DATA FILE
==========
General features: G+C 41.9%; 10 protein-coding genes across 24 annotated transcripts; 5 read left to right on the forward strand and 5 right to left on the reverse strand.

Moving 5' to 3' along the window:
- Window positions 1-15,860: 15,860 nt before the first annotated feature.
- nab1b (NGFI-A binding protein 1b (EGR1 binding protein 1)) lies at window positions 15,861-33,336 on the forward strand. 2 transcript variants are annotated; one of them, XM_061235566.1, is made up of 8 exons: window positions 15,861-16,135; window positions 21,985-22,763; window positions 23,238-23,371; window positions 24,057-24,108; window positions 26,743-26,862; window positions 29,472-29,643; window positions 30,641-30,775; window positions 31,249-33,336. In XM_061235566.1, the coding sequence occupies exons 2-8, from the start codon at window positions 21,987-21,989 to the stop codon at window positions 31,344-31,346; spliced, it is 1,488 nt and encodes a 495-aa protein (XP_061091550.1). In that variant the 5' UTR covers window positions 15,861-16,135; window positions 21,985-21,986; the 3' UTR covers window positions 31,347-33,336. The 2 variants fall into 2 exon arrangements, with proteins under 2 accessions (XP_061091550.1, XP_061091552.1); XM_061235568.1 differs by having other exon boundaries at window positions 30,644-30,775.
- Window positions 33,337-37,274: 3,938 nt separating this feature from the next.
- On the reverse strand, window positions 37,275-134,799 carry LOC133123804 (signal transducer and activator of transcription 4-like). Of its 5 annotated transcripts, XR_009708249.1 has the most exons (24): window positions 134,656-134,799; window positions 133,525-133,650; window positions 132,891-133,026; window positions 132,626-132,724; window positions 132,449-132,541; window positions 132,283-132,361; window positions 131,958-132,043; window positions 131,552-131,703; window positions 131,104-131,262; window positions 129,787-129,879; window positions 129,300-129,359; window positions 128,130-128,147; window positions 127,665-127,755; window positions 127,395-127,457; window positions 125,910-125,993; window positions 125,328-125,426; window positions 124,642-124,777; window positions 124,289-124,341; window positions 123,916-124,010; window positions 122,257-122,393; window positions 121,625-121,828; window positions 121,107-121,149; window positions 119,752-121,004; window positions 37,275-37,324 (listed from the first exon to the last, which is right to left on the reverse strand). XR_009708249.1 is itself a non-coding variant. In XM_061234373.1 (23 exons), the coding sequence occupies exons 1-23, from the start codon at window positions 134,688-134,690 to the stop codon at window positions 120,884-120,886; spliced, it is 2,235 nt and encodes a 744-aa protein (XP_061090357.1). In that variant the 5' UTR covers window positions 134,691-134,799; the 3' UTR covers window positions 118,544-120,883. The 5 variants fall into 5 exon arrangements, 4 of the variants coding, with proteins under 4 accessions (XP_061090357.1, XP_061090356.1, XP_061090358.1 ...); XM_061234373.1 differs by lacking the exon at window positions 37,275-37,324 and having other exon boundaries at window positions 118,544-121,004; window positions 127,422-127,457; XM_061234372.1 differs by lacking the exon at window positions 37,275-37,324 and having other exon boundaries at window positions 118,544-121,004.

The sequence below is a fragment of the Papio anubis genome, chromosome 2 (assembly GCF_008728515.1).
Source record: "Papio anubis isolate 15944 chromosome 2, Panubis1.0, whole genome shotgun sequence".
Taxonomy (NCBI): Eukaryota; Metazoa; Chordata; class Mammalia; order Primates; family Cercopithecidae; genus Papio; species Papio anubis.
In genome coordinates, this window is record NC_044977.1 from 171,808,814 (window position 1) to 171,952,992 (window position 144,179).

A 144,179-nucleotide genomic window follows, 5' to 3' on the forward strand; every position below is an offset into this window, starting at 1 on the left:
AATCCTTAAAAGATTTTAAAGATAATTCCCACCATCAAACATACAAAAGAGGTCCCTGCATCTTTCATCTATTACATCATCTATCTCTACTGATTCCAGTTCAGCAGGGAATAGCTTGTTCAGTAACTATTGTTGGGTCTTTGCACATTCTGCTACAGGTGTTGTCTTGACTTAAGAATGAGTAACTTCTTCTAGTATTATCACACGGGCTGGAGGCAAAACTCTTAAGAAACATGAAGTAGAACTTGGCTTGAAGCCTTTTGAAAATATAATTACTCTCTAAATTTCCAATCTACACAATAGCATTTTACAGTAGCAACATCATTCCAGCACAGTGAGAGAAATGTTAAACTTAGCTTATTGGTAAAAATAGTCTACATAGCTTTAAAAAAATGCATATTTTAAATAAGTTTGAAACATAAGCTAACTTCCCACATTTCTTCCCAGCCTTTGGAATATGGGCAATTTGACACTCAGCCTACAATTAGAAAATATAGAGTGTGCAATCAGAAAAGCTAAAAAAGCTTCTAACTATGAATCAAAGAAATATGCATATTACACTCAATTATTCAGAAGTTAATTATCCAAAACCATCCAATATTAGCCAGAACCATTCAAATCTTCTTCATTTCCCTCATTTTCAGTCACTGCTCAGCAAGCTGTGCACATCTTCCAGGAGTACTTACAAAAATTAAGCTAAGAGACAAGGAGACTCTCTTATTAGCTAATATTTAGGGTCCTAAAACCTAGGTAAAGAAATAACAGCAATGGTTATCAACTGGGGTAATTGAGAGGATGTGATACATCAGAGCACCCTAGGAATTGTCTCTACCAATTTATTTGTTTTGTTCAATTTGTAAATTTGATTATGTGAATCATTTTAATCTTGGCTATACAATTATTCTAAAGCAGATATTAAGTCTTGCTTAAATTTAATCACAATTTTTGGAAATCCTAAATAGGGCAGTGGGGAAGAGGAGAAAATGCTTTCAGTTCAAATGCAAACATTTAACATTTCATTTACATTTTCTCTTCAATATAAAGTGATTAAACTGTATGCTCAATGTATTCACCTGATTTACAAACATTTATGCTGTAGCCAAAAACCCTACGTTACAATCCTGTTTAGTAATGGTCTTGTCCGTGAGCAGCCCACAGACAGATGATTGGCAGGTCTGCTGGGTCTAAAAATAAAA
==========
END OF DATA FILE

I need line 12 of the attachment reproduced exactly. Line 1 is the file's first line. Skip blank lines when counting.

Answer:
AATCCTTAAAAGATTTTAAAGATAATTCCCACCATCAAACATACAAAAGAGGTCCCTGCATCTTTCATCTATTACATCATCTATCTCTACTGATTCCAGTTCAGCAGGGAATAGCTTGTTCAGTAACTATTGTTGGGTCTTTGCACATTCTGCTACAGGTGTTGTCTTGACTTAAGAATGAGTAACTTCTTCTAGTATTATCACACGGGCTGGAGGCAAAACTCTTAAGAAACATGAAGTAGAACTTGGCTTGAAGCCTTTTGAAAATATAATTACTCTCTAAATTTCCAATCTACACAATAGCATTTTACAGTAGCAACATCATTCCAGCACAGTGAGAGAAATGTTAAACTTAGCTTATTGGTAAAAATAGTCTACATAGCTTTAAAAAAATGCATATTTTAAATAAGTTTGAAACATAAGCTAACTTCCCACATTTCTTCCCAGCCTTTGGAATATGGGCAATTTGACACTCAGCCTACAATTAGAAAATATAGAGTGTGCAATCAGAAAAGCTAAAAAAGCTTCTAACTATGAATCAAAGAAATATGCATATTACACTCAATTATTCAGAAGTTAATTATCCAAAACCATCCAATATTAGCCAGAACCATTCAAATCTTCTTCATTTCCCTCATTTTCAGTCACTGCTCAGCAAGCTGTGCACATCTTCCAGGAGTACTTACAAAAATTAAGCTAAGAGACAAGGAGACTCTCTTATTAGCTAATATTTAGGGTCCTAAAACCTAGGTAAAGAAATAACAGCAATGGTTATCAACTGGGGTAATTGAGAGGATGTGATACATCAGAGCACCCTAGGAATTGTCTCTACCAATTTATTTGTTTTGTTCAATTTGTAAATTTGATTATGTGAATCATTTTAATCTTGGCTATACAATTATTCTAAAGCAGATATTAAGTCTTGCTTAAATTTAATCACAATTTTTGGAAATCCTAAATAGGGCAGTGGGGAAGAGGAGAAAATGCTTTCAGTTCAAATGCAAACATTTAACATTTCATTTACATTTTCTCTTCAATATAAAGTGATTAAACTGTATGCTCAATGTATTCACCTGATTTACAAACATTTATGCTGTAGCCAAAAACCCTACGTTACAATCCTGTTTAGTAATGGTCTTGTCCGTGAGCAGCCCACAGACAGATGATTGGCAGGTCTGCTGGGTCTAAAAATAAAA